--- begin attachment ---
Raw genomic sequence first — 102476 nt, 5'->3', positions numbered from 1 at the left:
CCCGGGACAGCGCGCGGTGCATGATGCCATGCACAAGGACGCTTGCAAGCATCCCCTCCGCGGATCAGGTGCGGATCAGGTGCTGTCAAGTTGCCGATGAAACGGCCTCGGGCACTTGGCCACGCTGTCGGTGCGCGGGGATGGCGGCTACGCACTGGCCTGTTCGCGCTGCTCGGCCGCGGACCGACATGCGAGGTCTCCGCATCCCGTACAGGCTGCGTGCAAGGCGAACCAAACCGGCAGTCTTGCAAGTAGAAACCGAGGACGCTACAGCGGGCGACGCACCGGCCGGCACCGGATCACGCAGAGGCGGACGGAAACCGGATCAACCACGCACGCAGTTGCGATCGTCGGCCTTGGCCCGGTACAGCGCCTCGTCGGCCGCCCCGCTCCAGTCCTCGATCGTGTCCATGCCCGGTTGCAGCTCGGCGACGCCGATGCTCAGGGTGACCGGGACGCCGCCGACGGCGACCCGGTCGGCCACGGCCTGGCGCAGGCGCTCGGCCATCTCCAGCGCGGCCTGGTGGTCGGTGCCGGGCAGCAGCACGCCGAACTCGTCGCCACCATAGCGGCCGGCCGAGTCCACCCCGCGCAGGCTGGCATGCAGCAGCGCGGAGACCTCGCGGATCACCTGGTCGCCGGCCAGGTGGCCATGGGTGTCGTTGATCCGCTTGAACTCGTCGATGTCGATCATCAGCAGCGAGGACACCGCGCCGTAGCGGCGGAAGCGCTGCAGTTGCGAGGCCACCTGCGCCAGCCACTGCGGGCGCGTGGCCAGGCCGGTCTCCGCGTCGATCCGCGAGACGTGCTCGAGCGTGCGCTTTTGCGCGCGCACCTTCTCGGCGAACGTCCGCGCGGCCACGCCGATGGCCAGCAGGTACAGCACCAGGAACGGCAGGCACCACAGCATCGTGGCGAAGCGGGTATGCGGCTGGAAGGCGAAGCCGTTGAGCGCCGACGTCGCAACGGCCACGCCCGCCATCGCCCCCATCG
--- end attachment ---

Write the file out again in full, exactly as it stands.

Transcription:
Raw genomic sequence first — 102476 nt, 5'->3', positions numbered from 1 at the left:
CCCGGGACAGCGCGCGGTGCATGATGCCATGCACAAGGACGCTTGCAAGCATCCCCTCCGCGGATCAGGTGCGGATCAGGTGCTGTCAAGTTGCCGATGAAACGGCCTCGGGCACTTGGCCACGCTGTCGGTGCGCGGGGATGGCGGCTACGCACTGGCCTGTTCGCGCTGCTCGGCCGCGGACCGACATGCGAGGTCTCCGCATCCCGTACAGGCTGCGTGCAAGGCGAACCAAACCGGCAGTCTTGCAAGTAGAAACCGAGGACGCTACAGCGGGCGACGCACCGGCCGGCACCGGATCACGCAGAGGCGGACGGAAACCGGATCAACCACGCACGCAGTTGCGATCGTCGGCCTTGGCCCGGTACAGCGCCTCGTCGGCCGCCCCGCTCCAGTCCTCGATCGTGTCCATGCCCGGTTGCAGCTCGGCGACGCCGATGCTCAGGGTGACCGGGACGCCGCCGACGGCGACCCGGTCGGCCACGGCCTGGCGCAGGCGCTCGGCCATCTCCAGCGCGGCCTGGTGGTCGGTGCCGGGCAGCAGCACGCCGAACTCGTCGCCACCATAGCGGCCGGCCGAGTCCACCCCGCGCAGGCTGGCATGCAGCAGCGCGGAGACCTCGCGGATCACCTGGTCGCCGGCCAGGTGGCCATGGGTGTCGTTGATCCGCTTGAACTCGTCGATGTCGATCATCAGCAGCGAGGACACCGCGCCGTAGCGGCGGAAGCGCTGCAGTTGCGAGGCCACCTGCGCCAGCCACTGCGGGCGCGTGGCCAGGCCGGTCTCCGCGTCGATCCGCGAGACGTGCTCGAGCGTGCGCTTTTGCGCGCGCACCTTCTCGGCGAACGTCCGCGCGGCCACGCCGATGGCCAGCAGGTACAGCACCAGGAACGGCAGGCACCACAGCATCGTGGCGAAGCGGGTATGCGGCTGGAAGGCGAAGCCGTTGAGCGCCGACGTCGCAACGGCCACGCCCGCCATCGCCCCCATCG